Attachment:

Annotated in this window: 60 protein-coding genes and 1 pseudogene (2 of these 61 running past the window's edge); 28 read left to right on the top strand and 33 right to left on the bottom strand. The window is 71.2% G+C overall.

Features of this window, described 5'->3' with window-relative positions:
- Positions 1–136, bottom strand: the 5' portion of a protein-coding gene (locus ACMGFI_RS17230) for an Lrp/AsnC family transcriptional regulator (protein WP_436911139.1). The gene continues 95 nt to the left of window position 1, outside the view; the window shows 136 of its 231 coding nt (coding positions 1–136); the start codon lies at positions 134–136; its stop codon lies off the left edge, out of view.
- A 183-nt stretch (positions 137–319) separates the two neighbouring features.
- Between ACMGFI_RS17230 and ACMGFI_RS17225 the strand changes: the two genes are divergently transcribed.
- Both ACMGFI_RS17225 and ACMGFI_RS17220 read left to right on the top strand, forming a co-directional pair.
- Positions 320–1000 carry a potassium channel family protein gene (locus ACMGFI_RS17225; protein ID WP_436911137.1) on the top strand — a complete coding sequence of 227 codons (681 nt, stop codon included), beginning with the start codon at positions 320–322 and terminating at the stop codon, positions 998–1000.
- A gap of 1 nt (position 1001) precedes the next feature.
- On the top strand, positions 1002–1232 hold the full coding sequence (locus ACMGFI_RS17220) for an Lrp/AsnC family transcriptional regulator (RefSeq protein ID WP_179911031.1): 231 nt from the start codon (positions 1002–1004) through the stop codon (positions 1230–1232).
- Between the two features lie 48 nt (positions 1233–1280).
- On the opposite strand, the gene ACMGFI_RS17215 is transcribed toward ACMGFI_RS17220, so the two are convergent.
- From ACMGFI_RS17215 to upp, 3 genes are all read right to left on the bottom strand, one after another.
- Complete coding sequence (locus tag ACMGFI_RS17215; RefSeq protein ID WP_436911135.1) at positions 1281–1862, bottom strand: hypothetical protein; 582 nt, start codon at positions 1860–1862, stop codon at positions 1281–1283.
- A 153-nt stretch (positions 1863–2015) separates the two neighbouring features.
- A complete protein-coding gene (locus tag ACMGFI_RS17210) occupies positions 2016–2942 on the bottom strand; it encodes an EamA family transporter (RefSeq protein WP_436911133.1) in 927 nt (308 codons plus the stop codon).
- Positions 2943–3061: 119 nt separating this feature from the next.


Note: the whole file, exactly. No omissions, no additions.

Annotated in this window: 60 protein-coding genes and 1 pseudogene (2 of these 61 running past the window's edge); 28 read left to right on the top strand and 33 right to left on the bottom strand. The window is 71.2% G+C overall.

Features of this window, described 5'->3' with window-relative positions:
- Positions 1–136, bottom strand: the 5' portion of a protein-coding gene (locus ACMGFI_RS17230) for an Lrp/AsnC family transcriptional regulator (protein WP_436911139.1). The gene continues 95 nt to the left of window position 1, outside the view; the window shows 136 of its 231 coding nt (coding positions 1–136); the start codon lies at positions 134–136; its stop codon lies off the left edge, out of view.
- A 183-nt stretch (positions 137–319) separates the two neighbouring features.
- Between ACMGFI_RS17230 and ACMGFI_RS17225 the strand changes: the two genes are divergently transcribed.
- Both ACMGFI_RS17225 and ACMGFI_RS17220 read left to right on the top strand, forming a co-directional pair.
- Positions 320–1000 carry a potassium channel family protein gene (locus ACMGFI_RS17225; protein ID WP_436911137.1) on the top strand — a complete coding sequence of 227 codons (681 nt, stop codon included), beginning with the start codon at positions 320–322 and terminating at the stop codon, positions 998–1000.
- A gap of 1 nt (position 1001) precedes the next feature.
- On the top strand, positions 1002–1232 hold the full coding sequence (locus ACMGFI_RS17220) for an Lrp/AsnC family transcriptional regulator (RefSeq protein ID WP_179911031.1): 231 nt from the start codon (positions 1002–1004) through the stop codon (positions 1230–1232).
- Between the two features lie 48 nt (positions 1233–1280).
- On the opposite strand, the gene ACMGFI_RS17215 is transcribed toward ACMGFI_RS17220, so the two are convergent.
- From ACMGFI_RS17215 to upp, 3 genes are all read right to left on the bottom strand, one after another.
- Complete coding sequence (locus tag ACMGFI_RS17215; RefSeq protein ID WP_436911135.1) at positions 1281–1862, bottom strand: hypothetical protein; 582 nt, start codon at positions 1860–1862, stop codon at positions 1281–1283.
- A 153-nt stretch (positions 1863–2015) separates the two neighbouring features.
- A complete protein-coding gene (locus tag ACMGFI_RS17210) occupies positions 2016–2942 on the bottom strand; it encodes an EamA family transporter (RefSeq protein WP_436911133.1) in 927 nt (308 codons plus the stop codon).
- Positions 2943–3061: 119 nt separating this feature from the next.